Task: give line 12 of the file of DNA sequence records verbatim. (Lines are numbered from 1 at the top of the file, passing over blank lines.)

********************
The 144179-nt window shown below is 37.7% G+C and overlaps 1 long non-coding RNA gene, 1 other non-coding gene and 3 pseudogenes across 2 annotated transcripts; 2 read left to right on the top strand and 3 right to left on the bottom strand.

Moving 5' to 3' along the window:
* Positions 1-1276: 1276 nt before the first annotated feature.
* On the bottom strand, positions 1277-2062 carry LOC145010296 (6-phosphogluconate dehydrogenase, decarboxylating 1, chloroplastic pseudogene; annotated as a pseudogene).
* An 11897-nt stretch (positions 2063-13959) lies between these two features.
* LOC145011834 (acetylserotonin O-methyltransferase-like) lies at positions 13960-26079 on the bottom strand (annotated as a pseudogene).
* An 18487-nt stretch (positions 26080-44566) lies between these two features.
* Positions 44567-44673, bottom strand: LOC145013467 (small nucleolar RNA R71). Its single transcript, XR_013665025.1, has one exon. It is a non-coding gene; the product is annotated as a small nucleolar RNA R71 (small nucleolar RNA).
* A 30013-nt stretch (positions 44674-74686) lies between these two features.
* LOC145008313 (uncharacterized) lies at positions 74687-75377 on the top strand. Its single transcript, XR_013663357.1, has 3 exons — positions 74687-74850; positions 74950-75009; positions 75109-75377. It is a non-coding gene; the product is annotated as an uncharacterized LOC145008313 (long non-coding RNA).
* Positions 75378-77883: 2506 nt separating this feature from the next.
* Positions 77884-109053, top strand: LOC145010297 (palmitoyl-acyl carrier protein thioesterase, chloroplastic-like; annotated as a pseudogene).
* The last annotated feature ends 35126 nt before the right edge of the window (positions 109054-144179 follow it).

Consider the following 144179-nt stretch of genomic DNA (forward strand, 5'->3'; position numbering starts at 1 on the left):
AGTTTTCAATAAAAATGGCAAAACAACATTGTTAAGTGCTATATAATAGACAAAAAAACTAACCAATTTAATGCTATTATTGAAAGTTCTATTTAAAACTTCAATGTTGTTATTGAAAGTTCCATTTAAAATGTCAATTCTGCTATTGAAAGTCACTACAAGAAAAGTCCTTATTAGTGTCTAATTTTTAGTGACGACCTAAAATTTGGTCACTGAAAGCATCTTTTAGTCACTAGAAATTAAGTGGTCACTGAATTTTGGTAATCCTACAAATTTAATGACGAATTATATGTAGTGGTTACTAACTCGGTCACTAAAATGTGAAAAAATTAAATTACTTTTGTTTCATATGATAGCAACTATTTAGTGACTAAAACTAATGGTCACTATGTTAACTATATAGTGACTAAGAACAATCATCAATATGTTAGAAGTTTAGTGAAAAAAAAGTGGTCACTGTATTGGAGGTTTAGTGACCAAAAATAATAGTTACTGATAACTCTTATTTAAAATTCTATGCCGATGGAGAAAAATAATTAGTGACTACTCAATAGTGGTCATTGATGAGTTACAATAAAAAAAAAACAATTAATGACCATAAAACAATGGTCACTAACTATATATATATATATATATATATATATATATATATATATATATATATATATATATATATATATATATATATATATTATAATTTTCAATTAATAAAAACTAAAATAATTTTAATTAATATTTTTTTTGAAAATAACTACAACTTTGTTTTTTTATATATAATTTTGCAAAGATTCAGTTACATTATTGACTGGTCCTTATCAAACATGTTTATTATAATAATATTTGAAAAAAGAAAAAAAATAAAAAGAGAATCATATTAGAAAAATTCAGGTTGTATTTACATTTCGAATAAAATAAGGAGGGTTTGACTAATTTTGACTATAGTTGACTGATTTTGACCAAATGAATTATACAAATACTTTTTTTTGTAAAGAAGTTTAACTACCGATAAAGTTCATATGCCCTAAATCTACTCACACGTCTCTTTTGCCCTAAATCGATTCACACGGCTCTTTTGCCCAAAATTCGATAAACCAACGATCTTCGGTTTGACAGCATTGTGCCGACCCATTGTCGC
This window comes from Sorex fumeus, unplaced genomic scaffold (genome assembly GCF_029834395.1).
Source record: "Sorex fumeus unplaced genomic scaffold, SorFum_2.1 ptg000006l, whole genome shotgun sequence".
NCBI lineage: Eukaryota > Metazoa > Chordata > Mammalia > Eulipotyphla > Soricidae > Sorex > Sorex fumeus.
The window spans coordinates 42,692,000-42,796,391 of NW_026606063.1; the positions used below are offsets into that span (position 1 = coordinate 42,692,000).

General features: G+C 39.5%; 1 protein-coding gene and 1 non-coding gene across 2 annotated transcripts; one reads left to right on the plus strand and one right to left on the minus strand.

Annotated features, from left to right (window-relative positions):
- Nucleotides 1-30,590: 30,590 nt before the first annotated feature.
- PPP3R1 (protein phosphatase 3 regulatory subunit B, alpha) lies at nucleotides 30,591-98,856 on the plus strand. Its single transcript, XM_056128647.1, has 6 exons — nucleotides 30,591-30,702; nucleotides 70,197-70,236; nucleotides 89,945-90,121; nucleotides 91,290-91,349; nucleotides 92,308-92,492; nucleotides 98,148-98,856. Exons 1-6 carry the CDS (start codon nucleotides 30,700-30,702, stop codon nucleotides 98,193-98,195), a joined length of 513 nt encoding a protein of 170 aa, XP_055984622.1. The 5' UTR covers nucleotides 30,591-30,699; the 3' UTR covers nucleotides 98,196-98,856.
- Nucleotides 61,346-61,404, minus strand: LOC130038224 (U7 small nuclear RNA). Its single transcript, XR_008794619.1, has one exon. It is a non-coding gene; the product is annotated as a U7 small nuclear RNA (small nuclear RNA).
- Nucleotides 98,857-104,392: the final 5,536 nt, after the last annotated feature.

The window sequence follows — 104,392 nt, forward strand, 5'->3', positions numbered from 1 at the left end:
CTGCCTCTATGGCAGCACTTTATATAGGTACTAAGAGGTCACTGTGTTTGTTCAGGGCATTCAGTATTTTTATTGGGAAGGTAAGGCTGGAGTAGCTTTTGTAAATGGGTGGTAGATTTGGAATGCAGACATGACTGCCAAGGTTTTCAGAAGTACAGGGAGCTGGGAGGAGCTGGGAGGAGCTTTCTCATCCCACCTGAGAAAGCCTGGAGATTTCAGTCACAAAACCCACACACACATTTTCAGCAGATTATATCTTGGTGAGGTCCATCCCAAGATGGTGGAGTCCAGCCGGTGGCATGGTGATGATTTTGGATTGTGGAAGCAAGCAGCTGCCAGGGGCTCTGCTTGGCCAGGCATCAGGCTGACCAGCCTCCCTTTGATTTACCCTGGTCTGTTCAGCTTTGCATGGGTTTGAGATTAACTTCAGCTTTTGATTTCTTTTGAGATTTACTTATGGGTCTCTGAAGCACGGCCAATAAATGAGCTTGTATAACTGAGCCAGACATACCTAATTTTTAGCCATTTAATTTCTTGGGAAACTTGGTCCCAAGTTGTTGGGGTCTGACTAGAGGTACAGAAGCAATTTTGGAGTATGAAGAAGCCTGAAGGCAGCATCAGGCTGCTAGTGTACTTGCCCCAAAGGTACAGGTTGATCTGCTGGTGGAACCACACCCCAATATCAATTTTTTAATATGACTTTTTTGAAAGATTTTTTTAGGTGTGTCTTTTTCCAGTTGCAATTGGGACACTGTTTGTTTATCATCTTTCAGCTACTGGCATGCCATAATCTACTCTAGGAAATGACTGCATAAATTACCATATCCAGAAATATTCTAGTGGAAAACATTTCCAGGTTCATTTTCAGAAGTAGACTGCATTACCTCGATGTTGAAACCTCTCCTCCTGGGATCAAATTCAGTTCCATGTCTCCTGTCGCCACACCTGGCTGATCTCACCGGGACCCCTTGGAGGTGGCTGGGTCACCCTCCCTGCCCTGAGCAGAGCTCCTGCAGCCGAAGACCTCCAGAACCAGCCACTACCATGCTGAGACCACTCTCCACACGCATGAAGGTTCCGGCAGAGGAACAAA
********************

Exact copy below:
* Positions 77884-109053, top strand: LOC145010297 (palmitoyl-acyl carrier protein thioesterase, chloroplastic-like; annotated as a pseudogene).